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Letters to the Editor

by
13 April 2017

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Religion on the BBC: Radio 3, good; TV, poor

From Mr Andrew Smith

Sir, — There may be much wrong with the BBC’s religious strategy, as Roger Bolton writes (Comment, 7 April), but it seems fair to point out one area where it works well.

I refer to Radio 3, which, necessarily because of its classical-music remit, broadcasts a great deal of religious music. This is not just done at random. Today (Palm Sunday), we have music for Holy Week broadcast from 11 a.m. to 9 p.m. At Christmas, there is a wealth of seasonal music, including the highly successful Christmas-carol competition.

Attentive listeners, whether believers or not, can hardly fail to be aware of the Church’s year, which is frequently marked by appropriate music, and not just at major festivals. Choral Evensong, the world’s longest-running outside broadcast, attracts many listeners as a means both of devotion and of aesthetics.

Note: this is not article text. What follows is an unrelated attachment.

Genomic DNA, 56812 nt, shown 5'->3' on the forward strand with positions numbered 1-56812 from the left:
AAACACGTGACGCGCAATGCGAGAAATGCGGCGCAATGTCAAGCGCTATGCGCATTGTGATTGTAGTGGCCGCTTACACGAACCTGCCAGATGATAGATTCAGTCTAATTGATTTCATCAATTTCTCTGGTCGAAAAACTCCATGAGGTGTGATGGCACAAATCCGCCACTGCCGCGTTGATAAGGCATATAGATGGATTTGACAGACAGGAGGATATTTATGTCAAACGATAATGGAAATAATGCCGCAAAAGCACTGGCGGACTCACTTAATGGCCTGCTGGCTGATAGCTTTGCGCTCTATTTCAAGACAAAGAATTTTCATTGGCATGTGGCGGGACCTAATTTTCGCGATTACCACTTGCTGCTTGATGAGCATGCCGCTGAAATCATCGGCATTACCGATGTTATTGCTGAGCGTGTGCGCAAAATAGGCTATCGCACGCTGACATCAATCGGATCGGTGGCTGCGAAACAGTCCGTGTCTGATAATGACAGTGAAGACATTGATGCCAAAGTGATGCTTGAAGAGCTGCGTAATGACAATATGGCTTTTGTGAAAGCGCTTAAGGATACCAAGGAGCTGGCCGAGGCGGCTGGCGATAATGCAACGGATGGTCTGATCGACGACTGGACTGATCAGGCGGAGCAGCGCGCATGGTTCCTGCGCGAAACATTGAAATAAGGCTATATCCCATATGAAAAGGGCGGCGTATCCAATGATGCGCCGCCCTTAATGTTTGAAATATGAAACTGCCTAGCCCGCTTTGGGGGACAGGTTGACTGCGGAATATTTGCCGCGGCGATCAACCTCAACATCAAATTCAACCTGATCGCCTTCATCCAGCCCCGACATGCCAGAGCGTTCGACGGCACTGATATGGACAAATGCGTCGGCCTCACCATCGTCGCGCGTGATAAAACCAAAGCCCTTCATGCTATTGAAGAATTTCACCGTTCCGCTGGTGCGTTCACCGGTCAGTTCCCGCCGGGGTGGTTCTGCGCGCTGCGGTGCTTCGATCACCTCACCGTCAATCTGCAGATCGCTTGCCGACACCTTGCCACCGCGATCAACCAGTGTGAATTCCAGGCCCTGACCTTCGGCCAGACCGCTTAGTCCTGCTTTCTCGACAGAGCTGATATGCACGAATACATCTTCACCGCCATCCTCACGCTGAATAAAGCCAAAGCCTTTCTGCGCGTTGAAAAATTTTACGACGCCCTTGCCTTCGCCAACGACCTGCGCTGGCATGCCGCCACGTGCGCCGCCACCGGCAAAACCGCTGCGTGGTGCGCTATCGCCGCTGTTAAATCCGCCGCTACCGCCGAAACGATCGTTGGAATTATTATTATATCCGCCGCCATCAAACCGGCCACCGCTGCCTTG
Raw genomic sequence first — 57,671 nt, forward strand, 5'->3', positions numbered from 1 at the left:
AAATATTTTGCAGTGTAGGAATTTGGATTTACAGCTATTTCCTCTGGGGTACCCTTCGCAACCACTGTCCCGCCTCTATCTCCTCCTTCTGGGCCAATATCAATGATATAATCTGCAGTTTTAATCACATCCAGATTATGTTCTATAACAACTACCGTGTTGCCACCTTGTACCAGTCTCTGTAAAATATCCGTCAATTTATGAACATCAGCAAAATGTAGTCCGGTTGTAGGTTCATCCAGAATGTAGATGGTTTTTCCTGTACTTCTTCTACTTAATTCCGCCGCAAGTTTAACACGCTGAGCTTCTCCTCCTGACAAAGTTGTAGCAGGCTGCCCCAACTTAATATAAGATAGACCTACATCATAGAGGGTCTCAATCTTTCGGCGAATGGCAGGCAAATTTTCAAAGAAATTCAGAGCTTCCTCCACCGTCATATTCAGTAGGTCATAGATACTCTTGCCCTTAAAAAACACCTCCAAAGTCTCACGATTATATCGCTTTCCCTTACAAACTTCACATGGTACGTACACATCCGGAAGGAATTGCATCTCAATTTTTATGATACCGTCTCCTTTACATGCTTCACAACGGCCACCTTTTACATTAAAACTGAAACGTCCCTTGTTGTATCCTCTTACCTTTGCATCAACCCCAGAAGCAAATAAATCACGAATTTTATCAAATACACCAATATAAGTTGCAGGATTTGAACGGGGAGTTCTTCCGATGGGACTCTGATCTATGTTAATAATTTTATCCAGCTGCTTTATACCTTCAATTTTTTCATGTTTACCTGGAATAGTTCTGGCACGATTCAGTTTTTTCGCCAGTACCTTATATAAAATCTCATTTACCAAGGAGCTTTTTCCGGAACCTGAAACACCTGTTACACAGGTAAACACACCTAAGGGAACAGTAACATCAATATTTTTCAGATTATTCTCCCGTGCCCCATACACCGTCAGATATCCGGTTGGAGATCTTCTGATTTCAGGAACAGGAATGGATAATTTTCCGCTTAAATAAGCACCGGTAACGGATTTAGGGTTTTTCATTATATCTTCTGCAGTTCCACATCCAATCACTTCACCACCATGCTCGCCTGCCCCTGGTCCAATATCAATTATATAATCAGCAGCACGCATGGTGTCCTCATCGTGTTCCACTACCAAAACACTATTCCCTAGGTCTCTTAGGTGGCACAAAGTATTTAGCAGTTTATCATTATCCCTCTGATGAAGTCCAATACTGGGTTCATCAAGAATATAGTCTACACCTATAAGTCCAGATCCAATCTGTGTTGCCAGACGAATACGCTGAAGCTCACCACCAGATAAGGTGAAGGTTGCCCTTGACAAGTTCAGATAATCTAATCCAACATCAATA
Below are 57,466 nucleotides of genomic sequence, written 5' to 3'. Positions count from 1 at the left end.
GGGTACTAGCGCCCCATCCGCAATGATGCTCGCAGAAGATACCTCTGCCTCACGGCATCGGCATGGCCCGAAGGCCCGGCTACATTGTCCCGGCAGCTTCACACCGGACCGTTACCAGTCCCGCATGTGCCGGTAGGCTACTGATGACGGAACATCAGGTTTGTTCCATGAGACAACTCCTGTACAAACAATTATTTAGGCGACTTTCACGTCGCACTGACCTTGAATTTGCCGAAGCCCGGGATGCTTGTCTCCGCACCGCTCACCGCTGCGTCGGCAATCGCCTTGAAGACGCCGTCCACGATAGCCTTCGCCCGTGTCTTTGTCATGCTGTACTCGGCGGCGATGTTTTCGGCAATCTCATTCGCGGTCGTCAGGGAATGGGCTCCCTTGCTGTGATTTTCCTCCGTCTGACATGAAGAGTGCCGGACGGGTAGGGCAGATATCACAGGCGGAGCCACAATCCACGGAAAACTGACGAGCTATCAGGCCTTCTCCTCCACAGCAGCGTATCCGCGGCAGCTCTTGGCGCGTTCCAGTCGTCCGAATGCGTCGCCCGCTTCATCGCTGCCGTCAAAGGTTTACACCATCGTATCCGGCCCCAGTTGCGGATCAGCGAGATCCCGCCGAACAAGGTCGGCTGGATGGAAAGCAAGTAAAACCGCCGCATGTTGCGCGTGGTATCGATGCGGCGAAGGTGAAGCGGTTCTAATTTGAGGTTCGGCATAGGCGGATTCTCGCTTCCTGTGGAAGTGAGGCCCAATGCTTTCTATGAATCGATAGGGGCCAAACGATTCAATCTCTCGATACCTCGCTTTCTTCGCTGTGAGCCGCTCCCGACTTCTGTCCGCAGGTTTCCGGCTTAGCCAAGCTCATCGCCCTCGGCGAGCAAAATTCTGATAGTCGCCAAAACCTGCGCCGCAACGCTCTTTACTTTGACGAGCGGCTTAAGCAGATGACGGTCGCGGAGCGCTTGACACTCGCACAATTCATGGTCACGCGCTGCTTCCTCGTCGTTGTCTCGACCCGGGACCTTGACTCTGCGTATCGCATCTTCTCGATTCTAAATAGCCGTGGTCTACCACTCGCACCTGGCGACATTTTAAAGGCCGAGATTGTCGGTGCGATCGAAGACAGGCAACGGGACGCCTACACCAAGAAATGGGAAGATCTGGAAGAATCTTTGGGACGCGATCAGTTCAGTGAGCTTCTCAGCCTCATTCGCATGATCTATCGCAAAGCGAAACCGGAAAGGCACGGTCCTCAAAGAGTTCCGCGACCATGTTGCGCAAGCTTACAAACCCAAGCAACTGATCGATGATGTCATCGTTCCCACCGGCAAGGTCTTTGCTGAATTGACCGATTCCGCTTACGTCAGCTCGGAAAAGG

Among spoken-word programmes, Joan Bakewell’s Belief is perhaps outstanding for its serious, if not uncritical, consideration of religion. And I have frequently heard interviewees, when asked to choose music themselves for broadcast, select and discuss religious music that means much to them, again whether or not they are believers.

Floreat Radio 3!

ANDREW SMITH

28 Boroughbridge Road,

Knaresborough HG5 0NJ

 

From Mr John Forrest